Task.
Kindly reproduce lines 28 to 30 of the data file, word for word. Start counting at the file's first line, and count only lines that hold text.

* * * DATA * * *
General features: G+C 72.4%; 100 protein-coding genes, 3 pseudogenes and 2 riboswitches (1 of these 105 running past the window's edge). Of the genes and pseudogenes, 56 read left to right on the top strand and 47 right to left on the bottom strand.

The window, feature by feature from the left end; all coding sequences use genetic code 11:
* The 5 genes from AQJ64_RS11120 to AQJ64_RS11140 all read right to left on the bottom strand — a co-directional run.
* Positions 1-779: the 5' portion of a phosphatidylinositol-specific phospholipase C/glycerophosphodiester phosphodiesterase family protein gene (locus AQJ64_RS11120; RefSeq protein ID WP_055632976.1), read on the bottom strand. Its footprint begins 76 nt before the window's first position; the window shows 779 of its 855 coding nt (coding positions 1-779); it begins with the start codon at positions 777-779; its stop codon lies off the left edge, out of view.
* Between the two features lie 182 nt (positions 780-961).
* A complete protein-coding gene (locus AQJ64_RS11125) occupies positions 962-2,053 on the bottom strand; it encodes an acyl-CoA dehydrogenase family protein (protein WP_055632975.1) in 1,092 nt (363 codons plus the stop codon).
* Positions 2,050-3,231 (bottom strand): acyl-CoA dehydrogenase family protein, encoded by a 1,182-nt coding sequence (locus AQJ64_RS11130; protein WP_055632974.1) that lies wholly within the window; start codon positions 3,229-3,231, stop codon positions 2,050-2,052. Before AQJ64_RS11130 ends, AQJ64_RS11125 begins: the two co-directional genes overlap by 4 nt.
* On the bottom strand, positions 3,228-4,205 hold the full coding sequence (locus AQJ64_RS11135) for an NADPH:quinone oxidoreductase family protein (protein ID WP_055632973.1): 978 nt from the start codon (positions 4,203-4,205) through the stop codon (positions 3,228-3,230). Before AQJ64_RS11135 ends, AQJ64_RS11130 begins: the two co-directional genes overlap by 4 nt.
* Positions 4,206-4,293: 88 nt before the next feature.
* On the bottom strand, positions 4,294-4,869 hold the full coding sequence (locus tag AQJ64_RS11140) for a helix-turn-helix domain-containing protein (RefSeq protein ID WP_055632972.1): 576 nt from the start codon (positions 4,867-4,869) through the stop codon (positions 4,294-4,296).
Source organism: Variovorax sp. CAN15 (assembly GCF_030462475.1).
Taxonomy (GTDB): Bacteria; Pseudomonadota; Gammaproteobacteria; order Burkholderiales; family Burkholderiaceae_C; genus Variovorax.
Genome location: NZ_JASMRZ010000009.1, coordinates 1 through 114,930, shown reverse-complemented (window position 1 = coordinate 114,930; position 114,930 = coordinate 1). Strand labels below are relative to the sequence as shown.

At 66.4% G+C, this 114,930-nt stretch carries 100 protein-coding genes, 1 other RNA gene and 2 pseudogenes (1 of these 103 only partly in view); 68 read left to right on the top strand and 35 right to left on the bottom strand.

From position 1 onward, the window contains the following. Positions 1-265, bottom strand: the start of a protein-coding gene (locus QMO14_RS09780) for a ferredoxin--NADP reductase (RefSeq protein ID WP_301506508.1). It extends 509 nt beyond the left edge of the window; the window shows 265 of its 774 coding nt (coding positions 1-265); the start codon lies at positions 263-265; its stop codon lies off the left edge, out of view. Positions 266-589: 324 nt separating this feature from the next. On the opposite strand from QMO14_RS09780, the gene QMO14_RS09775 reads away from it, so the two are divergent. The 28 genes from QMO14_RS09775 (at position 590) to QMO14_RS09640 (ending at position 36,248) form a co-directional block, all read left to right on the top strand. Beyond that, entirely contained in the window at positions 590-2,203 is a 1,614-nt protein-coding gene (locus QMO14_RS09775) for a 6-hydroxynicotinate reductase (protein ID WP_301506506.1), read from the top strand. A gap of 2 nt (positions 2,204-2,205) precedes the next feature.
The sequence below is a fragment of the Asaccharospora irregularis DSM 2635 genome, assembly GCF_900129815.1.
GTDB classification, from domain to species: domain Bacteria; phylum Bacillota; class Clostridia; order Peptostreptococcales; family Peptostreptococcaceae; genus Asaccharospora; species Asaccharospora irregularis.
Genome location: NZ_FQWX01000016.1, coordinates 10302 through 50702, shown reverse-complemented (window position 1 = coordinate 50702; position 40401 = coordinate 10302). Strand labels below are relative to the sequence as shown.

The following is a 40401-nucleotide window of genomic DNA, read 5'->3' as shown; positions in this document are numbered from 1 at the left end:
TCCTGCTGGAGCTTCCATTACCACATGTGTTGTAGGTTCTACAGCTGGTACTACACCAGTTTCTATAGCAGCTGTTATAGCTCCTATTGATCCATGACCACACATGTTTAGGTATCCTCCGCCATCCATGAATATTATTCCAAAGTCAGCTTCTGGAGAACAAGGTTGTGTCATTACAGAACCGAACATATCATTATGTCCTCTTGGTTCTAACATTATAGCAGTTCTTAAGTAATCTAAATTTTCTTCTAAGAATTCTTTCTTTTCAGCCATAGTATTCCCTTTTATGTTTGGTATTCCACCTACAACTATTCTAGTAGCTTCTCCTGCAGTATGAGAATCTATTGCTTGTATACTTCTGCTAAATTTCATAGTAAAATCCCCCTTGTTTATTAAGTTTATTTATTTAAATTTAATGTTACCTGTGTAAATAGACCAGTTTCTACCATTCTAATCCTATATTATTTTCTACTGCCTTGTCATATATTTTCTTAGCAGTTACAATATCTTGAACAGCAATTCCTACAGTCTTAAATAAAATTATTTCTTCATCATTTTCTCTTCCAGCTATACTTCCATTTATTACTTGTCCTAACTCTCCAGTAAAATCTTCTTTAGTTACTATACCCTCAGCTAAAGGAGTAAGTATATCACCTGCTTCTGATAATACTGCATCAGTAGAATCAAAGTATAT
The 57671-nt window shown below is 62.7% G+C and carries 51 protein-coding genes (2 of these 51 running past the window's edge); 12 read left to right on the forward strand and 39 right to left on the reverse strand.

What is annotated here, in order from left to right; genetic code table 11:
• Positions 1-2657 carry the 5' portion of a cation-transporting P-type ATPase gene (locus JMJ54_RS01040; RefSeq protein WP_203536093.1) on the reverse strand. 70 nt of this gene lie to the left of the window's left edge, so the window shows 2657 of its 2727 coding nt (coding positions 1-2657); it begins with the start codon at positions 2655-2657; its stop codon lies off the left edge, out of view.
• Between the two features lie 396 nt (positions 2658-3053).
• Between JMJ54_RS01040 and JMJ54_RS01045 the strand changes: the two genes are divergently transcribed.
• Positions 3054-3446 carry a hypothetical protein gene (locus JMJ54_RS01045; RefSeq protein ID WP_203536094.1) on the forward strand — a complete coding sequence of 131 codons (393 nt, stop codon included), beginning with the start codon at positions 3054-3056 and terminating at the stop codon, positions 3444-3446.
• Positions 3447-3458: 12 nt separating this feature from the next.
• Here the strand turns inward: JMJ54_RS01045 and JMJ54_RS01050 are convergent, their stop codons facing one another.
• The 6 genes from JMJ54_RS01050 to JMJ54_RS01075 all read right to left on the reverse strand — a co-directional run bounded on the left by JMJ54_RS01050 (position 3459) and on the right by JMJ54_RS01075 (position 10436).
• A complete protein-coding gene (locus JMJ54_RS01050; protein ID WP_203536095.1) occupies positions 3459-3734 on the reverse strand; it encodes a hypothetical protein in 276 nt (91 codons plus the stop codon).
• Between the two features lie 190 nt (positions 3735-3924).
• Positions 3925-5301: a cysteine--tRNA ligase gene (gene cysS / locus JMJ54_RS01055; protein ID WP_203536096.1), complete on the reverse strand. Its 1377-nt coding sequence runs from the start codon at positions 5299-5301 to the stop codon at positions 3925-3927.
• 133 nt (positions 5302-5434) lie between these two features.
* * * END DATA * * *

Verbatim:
• Here the strand turns inward: JMJ54_RS01045 and JMJ54_RS01050 are convergent, their stop codons facing one another.
• The 6 genes from JMJ54_RS01050 to JMJ54_RS01075 all read right to left on the reverse strand — a co-directional run bounded on the left by JMJ54_RS01050 (position 3459) and on the right by JMJ54_RS01075 (position 10436).
• A complete protein-coding gene (locus JMJ54_RS01050; protein ID WP_203536095.1) occupies positions 3459-3734 on the reverse strand; it encodes a hypothetical protein in 276 nt (91 codons plus the stop codon).